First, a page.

By James Davey
LONDON (Reuters) - Strong sales of champagne and whole salmon helped supermarket group Morrisons to outpace bigger rivals over Christmas as Britons made up for pandemic-related restrictions on pubs and restaurants by treating themselves at home.
Britain's fourth-biggest supermarket group said its like-for-like sales, excluding fuel, rose 8.1% in the 22 weeks to Jan. 3 - a period spanning its third quarter to Nov. 1 and the nine week Christmas trading period.
That compared with analysts' average forecast for a rise of 8.3% and a second quarter increase of 12.3%.
Industry data from market researcher Kantar, also published on Tuesday, showed all of Britain's supermarket groups benefited from unprecedented Christmas demand due to the pandemic, with UK shoppers spending 11.7 billion pounds ($15.9 billion) on groceries in December.
Restrictions to stem the spread of COVID-19 mean a large chunk of the population is still working from home and the hospitality sector is closed.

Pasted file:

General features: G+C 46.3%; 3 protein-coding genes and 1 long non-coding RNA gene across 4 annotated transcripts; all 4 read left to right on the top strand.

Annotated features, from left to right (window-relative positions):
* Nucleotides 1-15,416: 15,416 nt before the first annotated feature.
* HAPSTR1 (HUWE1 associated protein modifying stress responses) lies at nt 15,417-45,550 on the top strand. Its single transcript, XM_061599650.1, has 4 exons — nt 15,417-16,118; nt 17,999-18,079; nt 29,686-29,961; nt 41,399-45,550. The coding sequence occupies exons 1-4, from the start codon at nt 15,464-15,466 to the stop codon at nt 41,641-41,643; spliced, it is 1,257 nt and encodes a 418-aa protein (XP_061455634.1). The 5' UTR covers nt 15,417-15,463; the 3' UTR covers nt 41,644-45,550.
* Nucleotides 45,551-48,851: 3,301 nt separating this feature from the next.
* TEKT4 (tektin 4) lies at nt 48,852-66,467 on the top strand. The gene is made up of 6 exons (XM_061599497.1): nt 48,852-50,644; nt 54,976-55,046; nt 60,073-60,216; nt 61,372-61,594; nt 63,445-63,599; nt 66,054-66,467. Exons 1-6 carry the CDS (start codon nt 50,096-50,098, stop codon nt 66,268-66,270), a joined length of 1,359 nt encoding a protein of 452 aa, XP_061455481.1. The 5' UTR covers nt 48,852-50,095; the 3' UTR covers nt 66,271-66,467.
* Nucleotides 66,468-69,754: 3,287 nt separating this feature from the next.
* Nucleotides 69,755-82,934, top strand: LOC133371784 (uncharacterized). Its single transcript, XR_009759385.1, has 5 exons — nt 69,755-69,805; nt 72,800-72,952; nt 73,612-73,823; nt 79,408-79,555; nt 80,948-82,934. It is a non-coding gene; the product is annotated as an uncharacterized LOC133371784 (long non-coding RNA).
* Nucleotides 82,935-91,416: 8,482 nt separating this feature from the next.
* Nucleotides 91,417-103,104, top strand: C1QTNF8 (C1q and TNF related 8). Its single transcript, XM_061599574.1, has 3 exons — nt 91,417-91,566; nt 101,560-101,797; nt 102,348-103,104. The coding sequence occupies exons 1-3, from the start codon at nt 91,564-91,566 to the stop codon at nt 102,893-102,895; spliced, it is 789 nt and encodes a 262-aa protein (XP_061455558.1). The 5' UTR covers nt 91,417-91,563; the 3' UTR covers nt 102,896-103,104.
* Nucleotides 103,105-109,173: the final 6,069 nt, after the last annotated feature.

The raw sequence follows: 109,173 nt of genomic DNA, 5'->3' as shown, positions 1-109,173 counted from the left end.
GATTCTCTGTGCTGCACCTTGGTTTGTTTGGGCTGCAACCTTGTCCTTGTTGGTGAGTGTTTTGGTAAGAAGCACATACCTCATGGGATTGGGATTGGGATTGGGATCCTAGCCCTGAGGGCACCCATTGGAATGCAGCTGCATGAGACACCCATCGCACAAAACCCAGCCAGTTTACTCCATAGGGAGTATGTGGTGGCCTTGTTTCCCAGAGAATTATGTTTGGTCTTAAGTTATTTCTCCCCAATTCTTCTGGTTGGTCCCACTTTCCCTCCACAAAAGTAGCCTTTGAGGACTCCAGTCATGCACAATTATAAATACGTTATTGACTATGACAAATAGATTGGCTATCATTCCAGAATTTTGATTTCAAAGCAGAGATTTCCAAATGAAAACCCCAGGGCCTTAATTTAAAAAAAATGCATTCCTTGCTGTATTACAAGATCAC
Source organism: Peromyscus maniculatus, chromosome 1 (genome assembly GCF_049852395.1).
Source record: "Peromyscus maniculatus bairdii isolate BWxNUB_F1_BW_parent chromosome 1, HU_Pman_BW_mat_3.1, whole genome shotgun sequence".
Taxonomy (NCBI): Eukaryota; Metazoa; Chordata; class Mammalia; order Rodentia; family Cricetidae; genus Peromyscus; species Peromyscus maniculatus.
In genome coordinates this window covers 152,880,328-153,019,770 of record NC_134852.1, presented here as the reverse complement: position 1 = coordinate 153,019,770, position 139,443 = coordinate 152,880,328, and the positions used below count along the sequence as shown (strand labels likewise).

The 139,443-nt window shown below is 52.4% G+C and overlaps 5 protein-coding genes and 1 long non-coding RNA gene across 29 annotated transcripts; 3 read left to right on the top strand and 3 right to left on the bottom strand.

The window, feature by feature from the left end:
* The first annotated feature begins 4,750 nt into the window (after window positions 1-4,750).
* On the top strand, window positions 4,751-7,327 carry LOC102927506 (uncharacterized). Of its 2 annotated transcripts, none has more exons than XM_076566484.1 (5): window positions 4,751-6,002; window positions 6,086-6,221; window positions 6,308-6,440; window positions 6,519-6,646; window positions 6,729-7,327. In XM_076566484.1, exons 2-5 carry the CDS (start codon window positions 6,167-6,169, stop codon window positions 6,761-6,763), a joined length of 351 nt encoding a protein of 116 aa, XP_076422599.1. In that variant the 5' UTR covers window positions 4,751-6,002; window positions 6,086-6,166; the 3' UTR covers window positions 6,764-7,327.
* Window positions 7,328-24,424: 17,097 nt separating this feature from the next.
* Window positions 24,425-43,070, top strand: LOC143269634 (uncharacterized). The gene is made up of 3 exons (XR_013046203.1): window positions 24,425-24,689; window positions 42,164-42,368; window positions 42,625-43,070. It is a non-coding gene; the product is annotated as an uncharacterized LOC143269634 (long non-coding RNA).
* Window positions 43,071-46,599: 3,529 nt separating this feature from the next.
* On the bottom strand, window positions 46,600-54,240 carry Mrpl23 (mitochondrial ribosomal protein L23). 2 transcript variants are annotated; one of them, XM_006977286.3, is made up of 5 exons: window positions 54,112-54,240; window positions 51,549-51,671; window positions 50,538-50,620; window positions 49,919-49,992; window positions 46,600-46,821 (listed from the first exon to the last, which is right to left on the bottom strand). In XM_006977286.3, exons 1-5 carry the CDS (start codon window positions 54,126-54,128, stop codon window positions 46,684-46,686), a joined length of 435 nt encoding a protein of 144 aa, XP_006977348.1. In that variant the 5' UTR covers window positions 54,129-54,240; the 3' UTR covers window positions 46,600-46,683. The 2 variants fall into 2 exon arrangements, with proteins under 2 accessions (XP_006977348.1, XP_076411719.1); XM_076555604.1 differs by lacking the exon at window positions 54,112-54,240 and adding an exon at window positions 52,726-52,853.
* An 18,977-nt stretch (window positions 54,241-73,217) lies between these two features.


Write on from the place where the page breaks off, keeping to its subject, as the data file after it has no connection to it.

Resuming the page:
Supermarkets also had more mouths to feed, with many of the five million or so Britons who normally travel abroad for Christmas staying in the UK.
Kantar said Morrisons outperformed its bigger rivals - market leader Tesco, Sainsbury's and Asda.
"All customer and brand metrics are up, market share is up and we're growing as a multi-channel business," CEO David Potts told reporters.
He highlighted champagne sales up 64% compared with last year and whole salmon sales up 40%.
Potts also said Morrisons had not seen any material disruption to supplies from the European Union after Jan. 1 when a new trade deal kicked in.
Morrisons said it still expected 2020/21 profit before tax and exceptionals of 420-440 million pounds ($572-$599 million), prior to a business rates payment of 230 million pounds.
That is despite direct COVID-19 costs for the year rising to 280 million pounds.
Shares in Morrisons were down 0.2% at 0938 GMT.
On Monday, German-owned discounter Aldi reported a 10.6% year-on-year rise in UK sales for the four weeks to Dec. 24.
($1 = 0.7374 pounds)
(Reporting by James Davey; Editing by Kirsten Donovan and Mark Potter)